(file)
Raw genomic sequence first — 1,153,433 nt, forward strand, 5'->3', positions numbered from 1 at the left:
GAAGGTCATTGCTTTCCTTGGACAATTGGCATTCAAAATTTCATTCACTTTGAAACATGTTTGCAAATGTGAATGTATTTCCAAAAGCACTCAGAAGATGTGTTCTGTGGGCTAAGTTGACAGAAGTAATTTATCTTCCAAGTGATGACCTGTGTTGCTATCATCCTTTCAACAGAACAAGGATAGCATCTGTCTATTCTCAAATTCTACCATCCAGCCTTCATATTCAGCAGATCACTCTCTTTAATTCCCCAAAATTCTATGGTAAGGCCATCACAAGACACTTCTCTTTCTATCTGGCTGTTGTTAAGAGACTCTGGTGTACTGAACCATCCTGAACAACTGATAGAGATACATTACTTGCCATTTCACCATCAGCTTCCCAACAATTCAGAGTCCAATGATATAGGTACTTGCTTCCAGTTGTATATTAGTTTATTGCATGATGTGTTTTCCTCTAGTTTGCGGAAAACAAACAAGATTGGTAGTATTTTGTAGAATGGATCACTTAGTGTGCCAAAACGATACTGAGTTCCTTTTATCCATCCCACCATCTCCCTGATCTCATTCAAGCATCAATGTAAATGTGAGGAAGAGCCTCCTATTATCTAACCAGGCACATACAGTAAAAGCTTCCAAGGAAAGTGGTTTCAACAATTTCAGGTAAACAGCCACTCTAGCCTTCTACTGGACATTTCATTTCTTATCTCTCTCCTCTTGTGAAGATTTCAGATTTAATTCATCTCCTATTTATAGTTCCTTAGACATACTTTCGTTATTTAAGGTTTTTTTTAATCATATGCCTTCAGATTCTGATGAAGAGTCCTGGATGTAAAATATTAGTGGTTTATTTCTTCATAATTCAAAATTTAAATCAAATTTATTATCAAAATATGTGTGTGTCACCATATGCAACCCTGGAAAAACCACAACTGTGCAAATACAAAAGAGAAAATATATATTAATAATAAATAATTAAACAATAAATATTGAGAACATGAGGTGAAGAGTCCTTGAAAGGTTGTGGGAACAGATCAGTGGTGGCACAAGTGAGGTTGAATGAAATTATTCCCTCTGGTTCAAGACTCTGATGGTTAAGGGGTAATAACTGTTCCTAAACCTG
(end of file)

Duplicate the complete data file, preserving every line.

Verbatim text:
Raw genomic sequence first — 1,153,433 nt, forward strand, 5'->3', positions numbered from 1 at the left:
GAAGGTCATTGCTTTCCTTGGACAATTGGCATTCAAAATTTCATTCACTTTGAAACATGTTTGCAAATGTGAATGTATTTCCAAAAGCACTCAGAAGATGTGTTCTGTGGGCTAAGTTGACAGAAGTAATTTATCTTCCAAGTGATGACCTGTGTTGCTATCATCCTTTCAACAGAACAAGGATAGCATCTGTCTATTCTCAAATTCTACCATCCAGCCTTCATATTCAGCAGATCACTCTCTTTAATTCCCCAAAATTCTATGGTAAGGCCATCACAAGACACTTCTCTTTCTATCTGGCTGTTGTTAAGAGACTCTGGTGTACTGAACCATCCTGAACAACTGATAGAGATACATTACTTGCCATTTCACCATCAGCTTCCCAACAATTCAGAGTCCAATGATATAGGTACTTGCTTCCAGTTGTATATTAGTTTATTGCATGATGTGTTTTCCTCTAGTTTGCGGAAAACAAACAAGATTGGTAGTATTTTGTAGAATGGATCACTTAGTGTGCCAAAACGATACTGAGTTCCTTTTATCCATCCCACCATCTCCCTGATCTCATTCAAGCATCAATGTAAATGTGAGGAAGAGCCTCCTATTATCTAACCAGGCACATACAGTAAAAGCTTCCAAGGAAAGTGGTTTCAACAATTTCAGGTAAACAGCCACTCTAGCCTTCTACTGGACATTTCATTTCTTATCTCTCTCCTCTTGTGAAGATTTCAGATTTAATTCATCTCCTATTTATAGTTCCTTAGACATACTTTCGTTATTTAAGGTTTTTTTTAATCATATGCCTTCAGATTCTGATGAAGAGTCCTGGATGTAAAATATTAGTGGTTTATTTCTTCATAATTCAAAATTTAAATCAAATTTATTATCAAAATATGTGTGTGTCACCATATGCAACCCTGGAAAAACCACAACTGTGCAAATACAAAAGAGAAAATATATATTAATAATAAATAATTAAACAATAAATATTGAGAACATGAGGTGAAGAGTCCTTGAAAGGTTGTGGGAACAGATCAGTGGTGGCACAAGTGAGGTTGAATGAAATTATTCCCTCTGGTTCAAGACTCTGATGGTTAAGGGGTAATAACTGTTCCTAAACCTG